Series: My Semester at Sea
I think I Found Home
By Chanel Watson
During the pre-port before we dock in Dakar, Senegal you can feel the tension in the room because everyone doesn’t know what to expect. This is the first time “Semester at Sea” has ever taken students to Senegal, and not a lot of professors have traveled there before. Everyone would get off the boat uncertain of the area and the behavior of the people. However, one thing was certain among the Black students; this would be the country that we come face to face with our past.
As soon as we got past the gate from the port, we were bombarded with Africans trying to greet us and become our tour guides. These people have never seen me, but when they saw my skin color they greeted me saying “Welcome my sister.” Because we were Black, we got the most attention outside the port besides our white counterparts. It was interesting to see that this was the first port where white privilege did not exist, and Black people were highly favored and privileged by the natives.
People came up to my friends and me asking for money or to buy anything from their markets. Dakar is a poverty stricken city and many people have shops set up outside just to make enough money to feed their families. The city does have necessities such as supermarkets, cell phone shops and clothing stores, but the markets are in major competition.
The most memorable experience in Senegal, or even the entire voyage so far, has been visiting Goree Island. Goree Island is home to the Slave Mansion that holds “the door of no return.” It was the last place the slave trade took place and also held the slaves that ended up on ships during the triangular slave trade from Africa, to Brazil, to America.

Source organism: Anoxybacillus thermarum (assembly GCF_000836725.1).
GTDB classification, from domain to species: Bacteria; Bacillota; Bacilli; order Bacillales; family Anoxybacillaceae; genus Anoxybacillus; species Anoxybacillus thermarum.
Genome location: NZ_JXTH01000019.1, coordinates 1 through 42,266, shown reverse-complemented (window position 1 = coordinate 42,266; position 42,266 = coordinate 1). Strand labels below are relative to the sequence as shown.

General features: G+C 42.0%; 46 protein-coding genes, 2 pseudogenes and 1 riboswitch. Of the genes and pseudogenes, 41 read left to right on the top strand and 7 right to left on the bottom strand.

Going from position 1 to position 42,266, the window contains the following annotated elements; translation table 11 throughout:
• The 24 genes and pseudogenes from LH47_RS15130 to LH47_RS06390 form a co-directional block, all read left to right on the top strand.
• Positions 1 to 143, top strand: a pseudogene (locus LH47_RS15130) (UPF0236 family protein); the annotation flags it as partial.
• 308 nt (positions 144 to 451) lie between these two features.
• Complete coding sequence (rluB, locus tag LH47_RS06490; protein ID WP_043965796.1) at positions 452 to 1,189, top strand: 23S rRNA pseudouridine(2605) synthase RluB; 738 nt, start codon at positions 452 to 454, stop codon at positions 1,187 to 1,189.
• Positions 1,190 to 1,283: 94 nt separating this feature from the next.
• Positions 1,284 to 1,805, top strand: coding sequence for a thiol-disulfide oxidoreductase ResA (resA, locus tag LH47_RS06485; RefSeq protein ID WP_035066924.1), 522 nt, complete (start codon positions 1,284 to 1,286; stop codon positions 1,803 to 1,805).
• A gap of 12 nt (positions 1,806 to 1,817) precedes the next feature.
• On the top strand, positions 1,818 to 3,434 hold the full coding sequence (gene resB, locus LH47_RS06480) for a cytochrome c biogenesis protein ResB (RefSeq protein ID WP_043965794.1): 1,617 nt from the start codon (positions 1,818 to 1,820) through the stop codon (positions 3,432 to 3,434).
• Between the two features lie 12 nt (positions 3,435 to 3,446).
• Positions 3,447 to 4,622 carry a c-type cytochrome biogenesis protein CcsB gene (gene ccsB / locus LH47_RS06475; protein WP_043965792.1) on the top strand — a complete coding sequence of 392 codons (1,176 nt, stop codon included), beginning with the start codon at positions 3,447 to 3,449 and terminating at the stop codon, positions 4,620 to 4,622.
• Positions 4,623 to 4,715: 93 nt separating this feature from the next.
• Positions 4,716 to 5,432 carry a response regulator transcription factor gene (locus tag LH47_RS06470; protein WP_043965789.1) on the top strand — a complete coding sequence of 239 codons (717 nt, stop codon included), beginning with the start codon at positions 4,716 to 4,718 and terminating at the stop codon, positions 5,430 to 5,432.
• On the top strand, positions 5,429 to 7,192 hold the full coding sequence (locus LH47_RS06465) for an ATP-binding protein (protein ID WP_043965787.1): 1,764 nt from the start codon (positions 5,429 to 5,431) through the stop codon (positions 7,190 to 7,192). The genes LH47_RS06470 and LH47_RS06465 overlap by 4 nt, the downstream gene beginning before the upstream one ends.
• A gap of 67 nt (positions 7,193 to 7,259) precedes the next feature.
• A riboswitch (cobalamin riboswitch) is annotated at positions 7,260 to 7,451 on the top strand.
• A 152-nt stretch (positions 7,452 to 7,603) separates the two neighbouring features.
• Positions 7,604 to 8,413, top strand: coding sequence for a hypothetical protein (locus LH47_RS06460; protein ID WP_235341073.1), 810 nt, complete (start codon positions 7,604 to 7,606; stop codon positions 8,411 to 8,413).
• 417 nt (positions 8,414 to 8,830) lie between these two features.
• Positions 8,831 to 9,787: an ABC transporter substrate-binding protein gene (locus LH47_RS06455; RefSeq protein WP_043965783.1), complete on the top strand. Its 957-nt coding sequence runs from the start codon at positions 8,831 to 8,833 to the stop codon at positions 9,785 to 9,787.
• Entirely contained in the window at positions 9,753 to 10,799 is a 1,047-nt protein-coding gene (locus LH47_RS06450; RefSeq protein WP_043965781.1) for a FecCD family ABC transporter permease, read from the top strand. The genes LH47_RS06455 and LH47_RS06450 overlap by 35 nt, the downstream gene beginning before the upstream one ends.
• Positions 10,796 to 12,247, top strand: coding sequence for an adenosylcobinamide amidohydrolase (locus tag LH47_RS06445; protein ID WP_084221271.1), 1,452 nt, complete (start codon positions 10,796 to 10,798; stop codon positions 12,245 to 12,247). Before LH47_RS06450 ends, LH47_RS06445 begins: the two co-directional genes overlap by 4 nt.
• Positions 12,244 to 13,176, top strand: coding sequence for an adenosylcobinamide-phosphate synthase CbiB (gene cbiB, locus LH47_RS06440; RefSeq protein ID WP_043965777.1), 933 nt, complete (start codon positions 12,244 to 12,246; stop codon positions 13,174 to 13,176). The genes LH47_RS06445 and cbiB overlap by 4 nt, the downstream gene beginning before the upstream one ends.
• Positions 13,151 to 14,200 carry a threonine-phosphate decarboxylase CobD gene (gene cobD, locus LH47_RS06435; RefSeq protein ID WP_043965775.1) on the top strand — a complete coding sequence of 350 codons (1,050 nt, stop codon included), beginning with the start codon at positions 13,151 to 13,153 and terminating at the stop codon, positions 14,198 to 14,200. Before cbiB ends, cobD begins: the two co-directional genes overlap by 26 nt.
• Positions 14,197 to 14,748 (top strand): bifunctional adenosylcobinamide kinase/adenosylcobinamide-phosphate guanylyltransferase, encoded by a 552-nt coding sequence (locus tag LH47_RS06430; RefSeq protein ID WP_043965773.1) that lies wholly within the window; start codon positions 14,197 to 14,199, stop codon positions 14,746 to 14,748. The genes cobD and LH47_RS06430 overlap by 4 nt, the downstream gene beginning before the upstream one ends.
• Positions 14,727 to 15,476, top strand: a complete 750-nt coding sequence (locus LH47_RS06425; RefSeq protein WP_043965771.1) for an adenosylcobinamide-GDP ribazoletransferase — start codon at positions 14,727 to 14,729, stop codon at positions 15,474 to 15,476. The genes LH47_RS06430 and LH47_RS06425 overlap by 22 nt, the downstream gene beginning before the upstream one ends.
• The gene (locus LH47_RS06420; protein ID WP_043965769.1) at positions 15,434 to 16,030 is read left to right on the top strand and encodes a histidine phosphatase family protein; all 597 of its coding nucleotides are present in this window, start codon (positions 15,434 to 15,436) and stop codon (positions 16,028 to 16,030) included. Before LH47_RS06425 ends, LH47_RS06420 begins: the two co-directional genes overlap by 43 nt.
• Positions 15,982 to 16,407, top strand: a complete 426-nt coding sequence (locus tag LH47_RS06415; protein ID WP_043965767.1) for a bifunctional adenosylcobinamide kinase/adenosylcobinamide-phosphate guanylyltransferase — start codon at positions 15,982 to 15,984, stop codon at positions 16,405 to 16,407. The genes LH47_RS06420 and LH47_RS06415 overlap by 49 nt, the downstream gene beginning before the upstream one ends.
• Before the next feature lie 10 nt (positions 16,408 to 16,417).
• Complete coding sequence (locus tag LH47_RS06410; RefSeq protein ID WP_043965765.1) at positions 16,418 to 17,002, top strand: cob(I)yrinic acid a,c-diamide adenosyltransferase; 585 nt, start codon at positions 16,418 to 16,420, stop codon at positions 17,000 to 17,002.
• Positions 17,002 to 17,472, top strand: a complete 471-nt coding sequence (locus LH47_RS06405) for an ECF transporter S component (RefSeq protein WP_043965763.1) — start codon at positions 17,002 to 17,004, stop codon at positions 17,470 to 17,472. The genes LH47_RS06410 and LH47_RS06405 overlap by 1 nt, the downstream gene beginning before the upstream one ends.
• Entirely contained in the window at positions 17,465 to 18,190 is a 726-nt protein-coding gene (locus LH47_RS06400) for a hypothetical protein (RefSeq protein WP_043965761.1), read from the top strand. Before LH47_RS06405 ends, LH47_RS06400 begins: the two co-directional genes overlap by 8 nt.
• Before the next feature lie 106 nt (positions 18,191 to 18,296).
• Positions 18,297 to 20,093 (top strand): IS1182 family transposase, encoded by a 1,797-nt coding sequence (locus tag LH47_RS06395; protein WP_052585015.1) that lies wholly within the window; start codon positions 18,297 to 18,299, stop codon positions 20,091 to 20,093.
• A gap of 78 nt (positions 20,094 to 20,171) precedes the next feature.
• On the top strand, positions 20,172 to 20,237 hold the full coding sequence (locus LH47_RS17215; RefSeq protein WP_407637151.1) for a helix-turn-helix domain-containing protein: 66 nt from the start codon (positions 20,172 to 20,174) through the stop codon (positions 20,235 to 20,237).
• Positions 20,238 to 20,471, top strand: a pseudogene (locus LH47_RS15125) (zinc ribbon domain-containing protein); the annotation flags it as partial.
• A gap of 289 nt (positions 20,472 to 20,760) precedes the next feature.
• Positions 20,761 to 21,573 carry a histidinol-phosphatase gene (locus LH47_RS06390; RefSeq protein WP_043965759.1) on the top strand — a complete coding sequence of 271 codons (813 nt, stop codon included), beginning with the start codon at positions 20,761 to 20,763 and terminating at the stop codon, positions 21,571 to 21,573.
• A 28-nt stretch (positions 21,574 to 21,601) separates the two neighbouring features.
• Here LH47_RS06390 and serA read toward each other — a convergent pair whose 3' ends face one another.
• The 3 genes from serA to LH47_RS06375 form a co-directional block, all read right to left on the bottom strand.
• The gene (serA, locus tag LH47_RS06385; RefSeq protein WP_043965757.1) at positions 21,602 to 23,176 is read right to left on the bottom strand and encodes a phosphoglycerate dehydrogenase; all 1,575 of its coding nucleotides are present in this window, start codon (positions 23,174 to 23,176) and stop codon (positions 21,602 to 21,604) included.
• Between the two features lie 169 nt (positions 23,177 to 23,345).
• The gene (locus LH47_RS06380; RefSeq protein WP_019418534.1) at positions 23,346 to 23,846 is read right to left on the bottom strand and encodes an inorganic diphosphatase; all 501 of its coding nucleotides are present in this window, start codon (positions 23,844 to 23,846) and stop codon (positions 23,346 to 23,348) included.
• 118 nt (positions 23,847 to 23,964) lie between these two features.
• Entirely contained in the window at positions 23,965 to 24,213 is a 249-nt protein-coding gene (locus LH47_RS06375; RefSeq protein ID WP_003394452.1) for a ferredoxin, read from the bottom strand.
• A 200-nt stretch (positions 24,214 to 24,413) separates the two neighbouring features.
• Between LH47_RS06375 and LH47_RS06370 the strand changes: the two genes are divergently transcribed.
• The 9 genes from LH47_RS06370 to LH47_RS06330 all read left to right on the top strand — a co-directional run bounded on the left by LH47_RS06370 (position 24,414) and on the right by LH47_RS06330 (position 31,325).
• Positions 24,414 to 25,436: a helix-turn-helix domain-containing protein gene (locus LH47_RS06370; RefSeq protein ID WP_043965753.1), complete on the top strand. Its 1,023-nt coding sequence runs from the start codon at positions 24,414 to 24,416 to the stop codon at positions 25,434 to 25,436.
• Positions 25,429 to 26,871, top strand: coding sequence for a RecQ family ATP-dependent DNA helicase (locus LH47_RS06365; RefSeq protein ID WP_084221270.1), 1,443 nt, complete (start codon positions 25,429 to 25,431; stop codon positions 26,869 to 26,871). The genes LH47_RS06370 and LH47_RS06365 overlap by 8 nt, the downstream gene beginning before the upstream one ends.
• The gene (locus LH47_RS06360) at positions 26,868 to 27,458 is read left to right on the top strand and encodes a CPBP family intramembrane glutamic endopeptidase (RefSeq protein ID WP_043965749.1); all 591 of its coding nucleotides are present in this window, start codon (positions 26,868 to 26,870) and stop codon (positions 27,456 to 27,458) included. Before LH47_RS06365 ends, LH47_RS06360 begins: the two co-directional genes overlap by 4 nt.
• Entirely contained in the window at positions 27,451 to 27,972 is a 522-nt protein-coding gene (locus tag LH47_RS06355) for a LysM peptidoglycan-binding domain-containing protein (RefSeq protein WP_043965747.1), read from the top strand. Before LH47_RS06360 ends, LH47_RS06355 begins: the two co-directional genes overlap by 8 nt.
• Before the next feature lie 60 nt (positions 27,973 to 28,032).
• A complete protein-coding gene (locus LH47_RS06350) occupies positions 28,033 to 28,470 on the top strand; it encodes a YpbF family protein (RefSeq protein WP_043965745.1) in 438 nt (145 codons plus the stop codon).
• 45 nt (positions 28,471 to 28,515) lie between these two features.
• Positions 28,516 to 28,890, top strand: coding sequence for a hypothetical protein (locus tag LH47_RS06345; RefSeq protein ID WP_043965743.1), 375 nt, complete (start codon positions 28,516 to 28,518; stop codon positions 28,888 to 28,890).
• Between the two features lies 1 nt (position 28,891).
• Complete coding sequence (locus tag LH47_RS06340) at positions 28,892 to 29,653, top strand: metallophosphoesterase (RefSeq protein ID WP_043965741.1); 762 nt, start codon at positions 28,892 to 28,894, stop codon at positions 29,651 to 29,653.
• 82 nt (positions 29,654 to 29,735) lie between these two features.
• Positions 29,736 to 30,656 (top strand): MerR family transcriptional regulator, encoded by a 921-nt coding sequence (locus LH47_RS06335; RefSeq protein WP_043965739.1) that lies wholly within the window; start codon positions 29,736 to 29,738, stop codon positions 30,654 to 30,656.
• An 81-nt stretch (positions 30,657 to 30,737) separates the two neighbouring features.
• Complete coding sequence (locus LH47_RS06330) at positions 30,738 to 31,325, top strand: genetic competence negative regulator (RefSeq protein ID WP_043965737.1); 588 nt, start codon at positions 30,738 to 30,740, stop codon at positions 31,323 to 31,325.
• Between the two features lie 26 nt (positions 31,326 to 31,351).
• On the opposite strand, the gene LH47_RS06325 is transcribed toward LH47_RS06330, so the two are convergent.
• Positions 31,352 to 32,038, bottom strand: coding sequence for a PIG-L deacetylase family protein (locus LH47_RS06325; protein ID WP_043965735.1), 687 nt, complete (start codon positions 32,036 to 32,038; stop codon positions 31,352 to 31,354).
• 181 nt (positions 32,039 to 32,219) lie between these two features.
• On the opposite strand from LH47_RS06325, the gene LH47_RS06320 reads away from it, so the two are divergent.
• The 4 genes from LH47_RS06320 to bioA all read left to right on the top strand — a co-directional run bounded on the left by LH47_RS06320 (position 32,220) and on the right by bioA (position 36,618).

When we got off the ferry that took us to the island from Senegal, we saw children in the water and colorful houses along the beaches. Mothers were roasting peanuts outside their doorsteps over a fire and men created sand paintings in the huts.
We walk through the houses to find the slave mansion, which is no bigger than a single-family home in the states, open to the public. When you walk in, you can see two floors of empty rooms with no doors in different areas of the open roofed mansion. Different doors had signs over top of them to let you know who belonged in different rooms such as “Enfants” and “Cellule Des Recalcitrants”. If you walk straight to the back you are able to see the door of no return, a door that led straight to the ocean.
It was a sentimental moment for my Black friends and me, because we all realized that at some point, our ancestors had been in one of these small rooms where they crammed over 50 people into a cell. The last thing they were able to see was the ocean. Slaves who tried to rebel were placed into a smaller cell, and those who did end up escaping would just end up being shot by the guards who were waiting outside the building. There are some items from the second level of the house that remain such as some trunks and shelves of vases and chests. The second level also leads into a view of the ocean.
Despite the poverty in Dakar and Goree Island, the natives were truly happy. They seemed to live life to the fullest and walking around with huge smiles on their faces. Even though they relied on the little money they got from tourists coming to their shops. As Muhammad, one of our tour guides over the week, told me “Welcome home to your family” and that’s exactly what Senegal felt like.